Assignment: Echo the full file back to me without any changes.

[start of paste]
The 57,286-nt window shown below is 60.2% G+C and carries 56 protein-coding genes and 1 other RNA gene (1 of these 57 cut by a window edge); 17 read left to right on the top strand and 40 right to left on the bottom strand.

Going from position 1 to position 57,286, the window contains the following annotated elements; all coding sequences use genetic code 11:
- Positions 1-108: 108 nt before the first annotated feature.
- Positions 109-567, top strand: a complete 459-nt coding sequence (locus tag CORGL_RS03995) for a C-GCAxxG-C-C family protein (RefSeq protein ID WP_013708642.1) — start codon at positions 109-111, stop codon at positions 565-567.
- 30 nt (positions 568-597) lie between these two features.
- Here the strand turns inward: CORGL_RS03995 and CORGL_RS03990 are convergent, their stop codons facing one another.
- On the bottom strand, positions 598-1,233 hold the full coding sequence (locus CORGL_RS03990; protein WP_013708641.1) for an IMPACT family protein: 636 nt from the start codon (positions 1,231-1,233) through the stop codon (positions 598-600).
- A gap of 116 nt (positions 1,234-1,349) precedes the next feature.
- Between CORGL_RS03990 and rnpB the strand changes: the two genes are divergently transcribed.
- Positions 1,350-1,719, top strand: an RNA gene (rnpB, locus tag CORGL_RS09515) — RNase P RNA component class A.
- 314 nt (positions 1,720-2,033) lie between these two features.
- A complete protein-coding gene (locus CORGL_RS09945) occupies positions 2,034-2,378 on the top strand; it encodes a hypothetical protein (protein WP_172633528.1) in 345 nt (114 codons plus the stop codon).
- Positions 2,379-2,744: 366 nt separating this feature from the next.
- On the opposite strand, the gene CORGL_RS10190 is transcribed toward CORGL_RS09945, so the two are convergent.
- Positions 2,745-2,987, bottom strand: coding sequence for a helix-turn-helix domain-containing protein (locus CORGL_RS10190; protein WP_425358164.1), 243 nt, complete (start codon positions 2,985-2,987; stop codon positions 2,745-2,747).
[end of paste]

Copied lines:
The 57,286-nt window shown below is 60.2% G+C and carries 56 protein-coding genes and 1 other RNA gene (1 of these 57 cut by a window edge); 17 read left to right on the top strand and 40 right to left on the bottom strand.

Going from position 1 to position 57,286, the window contains the following annotated elements; all coding sequences use genetic code 11:
- Positions 1-108: 108 nt before the first annotated feature.
- Positions 109-567, top strand: a complete 459-nt coding sequence (locus tag CORGL_RS03995) for a C-GCAxxG-C-C family protein (RefSeq protein ID WP_013708642.1) — start codon at positions 109-111, stop codon at positions 565-567.
- 30 nt (positions 568-597) lie between these two features.
- Here the strand turns inward: CORGL_RS03995 and CORGL_RS03990 are convergent, their stop codons facing one another.
- On the bottom strand, positions 598-1,233 hold the full coding sequence (locus CORGL_RS03990; protein WP_013708641.1) for an IMPACT family protein: 636 nt from the start codon (positions 1,231-1,233) through the stop codon (positions 598-600).
- A gap of 116 nt (positions 1,234-1,349) precedes the next feature.
- Between CORGL_RS03990 and rnpB the strand changes: the two genes are divergently transcribed.
- Positions 1,350-1,719, top strand: an RNA gene (rnpB, locus tag CORGL_RS09515) — RNase P RNA component class A.
- 314 nt (positions 1,720-2,033) lie between these two features.
- A complete protein-coding gene (locus CORGL_RS09945) occupies positions 2,034-2,378 on the top strand; it encodes a hypothetical protein (protein WP_172633528.1) in 345 nt (114 codons plus the stop codon).
- Positions 2,379-2,744: 366 nt separating this feature from the next.
- On the opposite strand, the gene CORGL_RS10190 is transcribed toward CORGL_RS09945, so the two are convergent.
- Positions 2,745-2,987, bottom strand: coding sequence for a helix-turn-helix domain-containing protein (locus CORGL_RS10190; protein WP_425358164.1), 243 nt, complete (start codon positions 2,985-2,987; stop codon positions 2,745-2,747).